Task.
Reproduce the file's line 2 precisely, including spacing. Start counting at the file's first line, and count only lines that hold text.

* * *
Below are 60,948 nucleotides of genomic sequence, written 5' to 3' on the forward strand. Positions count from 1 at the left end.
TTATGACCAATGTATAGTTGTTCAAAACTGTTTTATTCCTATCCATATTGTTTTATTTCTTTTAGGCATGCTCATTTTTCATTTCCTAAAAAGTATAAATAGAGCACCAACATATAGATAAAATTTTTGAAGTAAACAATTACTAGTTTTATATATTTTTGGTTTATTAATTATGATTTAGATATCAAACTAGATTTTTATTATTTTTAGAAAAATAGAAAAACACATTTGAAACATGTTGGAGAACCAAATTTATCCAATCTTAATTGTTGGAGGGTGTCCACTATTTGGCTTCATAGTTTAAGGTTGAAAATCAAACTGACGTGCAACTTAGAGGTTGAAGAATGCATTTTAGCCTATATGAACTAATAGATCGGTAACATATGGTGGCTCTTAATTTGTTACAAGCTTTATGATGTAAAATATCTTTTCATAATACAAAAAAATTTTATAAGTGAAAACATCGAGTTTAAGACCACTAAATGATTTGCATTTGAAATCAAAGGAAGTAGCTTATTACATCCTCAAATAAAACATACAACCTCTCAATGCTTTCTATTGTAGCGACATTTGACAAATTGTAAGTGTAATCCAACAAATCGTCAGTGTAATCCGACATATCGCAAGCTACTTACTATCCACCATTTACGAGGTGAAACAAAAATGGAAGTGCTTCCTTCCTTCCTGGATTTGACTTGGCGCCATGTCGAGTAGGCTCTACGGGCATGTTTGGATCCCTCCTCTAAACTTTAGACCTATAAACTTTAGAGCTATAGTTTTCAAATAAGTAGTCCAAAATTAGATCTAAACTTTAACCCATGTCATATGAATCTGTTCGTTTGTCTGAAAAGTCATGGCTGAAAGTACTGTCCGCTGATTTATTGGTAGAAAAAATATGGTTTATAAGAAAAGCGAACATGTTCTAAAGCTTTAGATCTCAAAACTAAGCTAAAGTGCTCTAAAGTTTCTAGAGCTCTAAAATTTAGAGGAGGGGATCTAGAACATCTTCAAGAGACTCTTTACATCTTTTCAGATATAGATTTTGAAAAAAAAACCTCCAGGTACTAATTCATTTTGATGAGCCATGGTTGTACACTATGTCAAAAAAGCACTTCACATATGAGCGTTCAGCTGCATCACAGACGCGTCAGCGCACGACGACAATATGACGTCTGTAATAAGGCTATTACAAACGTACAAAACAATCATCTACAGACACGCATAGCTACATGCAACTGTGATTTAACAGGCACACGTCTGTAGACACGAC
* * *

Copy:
TTATGACCAATGTATAGTTGTTCAAAACTGTTTTATTCCTATCCATATTGTTTTATTTCTTTTAGGCATGCTCATTTTTCATTTCCTAAAAAGTATAAATAGAGCACCAACATATAGATAAAATTTTTGAAGTAAACAATTACTAGTTTTATATATTTTTGGTTTATTAATTATGATTTAGATATCAAACTAGATTTTTATTATTTTTAGAAAAATAGAAAAACACATTTGAAACATGTTGGAGAACCAAATTTATCCAATCTTAATTGTTGGAGGGTGTCCACTATTTGGCTTCATAGTTTAAGGTTGAAAATCAAACTGACGTGCAACTTAGAGGTTGAAGAATGCATTTTAGCCTATATGAACTAATAGATCGGTAACATATGGTGGCTCTTAATTTGTTACAAGCTTTATGATGTAAAATATCTTTTCATAATACAAAAAAATTTTATAAGTGAAAACATCGAGTTTAAGACCACTAAATGATTTGCATTTGAAATCAAAGGAAGTAGCTTATTACATCCTCAAATAAAACATACAACCTCTCAATGCTTTCTATTGTAGCGACATTTGACAAATTGTAAGTGTAATCCAACAAATCGTCAGTGTAATCCGACATATCGCAAGCTACTTACTATCCACCATTTACGAGGTGAAACAAAAATGGAAGTGCTTCCTTCCTTCCTGGATTTGACTTGGCGCCATGTCGAGTAGGCTCTACGGGCATGTTTGGATCCCTCCTCTAAACTTTAGACCTATAAACTTTAGAGCTATAGTTTTCAAATAAGTAGTCCAAAATTAGATCTAAACTTTAACCCATGTCATATGAATCTGTTCGTTTGTCTGAAAAGTCATGGCTGAAAGTACTGTCCGCTGATTTATTGGTAGAAAAAATATGGTTTATAAGAAAAGCGAACATGTTCTAAAGCTTTAGATCTCAAAACTAAGCTAAAGTGCTCTAAAGTTTCTAGAGCTCTAAAATTTAGAGGAGGGGATCTAGAACATCTTCAAGAGACTCTTTACATCTTTTCAGATATAGATTTTGAAAAAAAAACCTCCAGGTACTAATTCATTTTGATGAGCCATGGTTGTACACTATGTCAAAAAAGCACTTCACATATGAGCGTTCAGCTGCATCACAGACGCGTCAGCGCACGACGACAATATGACGTCTGTAATAAGGCTATTACAAACGTACAAAACAATCATCTACAGACACGCATAGCTACATGCAACTGTGATTTAACAGGCACACGTCTGTAGACACGAC